I received a query regarding the Dietary Supplement Health and
Education Act of 1994 two days before seeing comment-card boxes in
our Madison Whole Foods store. There is citizen action going on
around DSHEA, regarding proposed modifications to that rule that
will in some cases reclassify wellness as disease prevention and
natural states (like pregnancy and menopause) as diseases.
The reason I post it to you is that the issue has elements in common
1) organic labeling
2) labeling of rBGH-containing products
in terms of the federal government regulating communication around
particular products, and who gets to define what particular terms
mean, in order to control commerce.
I also see this as a sustag-related issue given that growing herbs
is a sideline for quite a few of the smaller-scale farms I know of
(organic or not), and that there is a long tradition of folk or
experiential knowledge behind their use in supporting overall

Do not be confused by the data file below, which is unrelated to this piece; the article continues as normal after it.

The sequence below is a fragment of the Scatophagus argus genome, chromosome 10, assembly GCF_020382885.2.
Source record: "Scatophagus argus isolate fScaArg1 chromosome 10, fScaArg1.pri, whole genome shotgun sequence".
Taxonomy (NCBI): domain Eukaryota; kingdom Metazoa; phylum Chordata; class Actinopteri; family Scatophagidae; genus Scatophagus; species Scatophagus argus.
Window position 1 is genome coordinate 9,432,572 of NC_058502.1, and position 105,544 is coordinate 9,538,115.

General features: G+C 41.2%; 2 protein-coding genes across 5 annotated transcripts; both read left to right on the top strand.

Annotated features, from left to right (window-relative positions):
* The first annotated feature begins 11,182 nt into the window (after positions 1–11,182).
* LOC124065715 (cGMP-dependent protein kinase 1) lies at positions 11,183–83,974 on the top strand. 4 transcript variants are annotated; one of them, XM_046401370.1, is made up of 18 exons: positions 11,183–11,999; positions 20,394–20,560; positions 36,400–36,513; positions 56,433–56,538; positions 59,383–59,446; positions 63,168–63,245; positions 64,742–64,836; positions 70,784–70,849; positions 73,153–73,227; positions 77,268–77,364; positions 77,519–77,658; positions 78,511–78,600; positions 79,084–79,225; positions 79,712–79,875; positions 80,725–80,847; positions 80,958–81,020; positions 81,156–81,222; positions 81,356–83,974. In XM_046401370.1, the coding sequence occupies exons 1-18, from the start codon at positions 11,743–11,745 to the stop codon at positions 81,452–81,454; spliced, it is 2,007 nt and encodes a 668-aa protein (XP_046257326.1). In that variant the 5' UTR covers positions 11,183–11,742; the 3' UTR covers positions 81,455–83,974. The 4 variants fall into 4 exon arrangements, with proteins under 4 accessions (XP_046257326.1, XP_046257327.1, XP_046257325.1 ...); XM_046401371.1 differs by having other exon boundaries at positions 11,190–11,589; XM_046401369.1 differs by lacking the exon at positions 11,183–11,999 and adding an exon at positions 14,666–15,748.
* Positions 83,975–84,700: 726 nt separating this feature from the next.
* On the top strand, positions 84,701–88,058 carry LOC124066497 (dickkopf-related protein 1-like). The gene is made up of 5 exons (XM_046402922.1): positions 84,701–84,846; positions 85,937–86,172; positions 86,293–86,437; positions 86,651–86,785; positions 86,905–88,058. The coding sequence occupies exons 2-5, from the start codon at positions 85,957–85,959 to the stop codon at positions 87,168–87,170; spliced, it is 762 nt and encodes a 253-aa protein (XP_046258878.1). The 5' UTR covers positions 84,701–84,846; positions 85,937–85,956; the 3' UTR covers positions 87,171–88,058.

health. It also fits with the phytonutrients issue here on SANET in
You can decide...or delete. In any event, wanted to share the results
of my very quick Web search for information on this issue.
The FDA's squib (12/1/95) on DSHEA:
A table of regulatory actions related to supplements since DSHEA was
Each action is referenced to the pertinent issue of the /Federal
Citizens for Health
"FDA could reclassify many natural health products as drugs. FDA
has proposed new rules which will deny your access to essential
information about your health choices. Your access to many vitamins,
mineral and herbs could be greatly restricted based on how you
"intend" to use those products.
"For instance, if you use a supplement to lower cholesterol_even if
the supplement label makes no such explicit claim_FDA could
reclassify that product as a drug, simply because high cholesterol
is linked to heart disease! The result? You'll have limited access
at higher cost."
Here is an individual's page on the issue, with links to FDA info
sources, including the text of the proposed rules:
He appears to be some kind of consultant to folks in the natural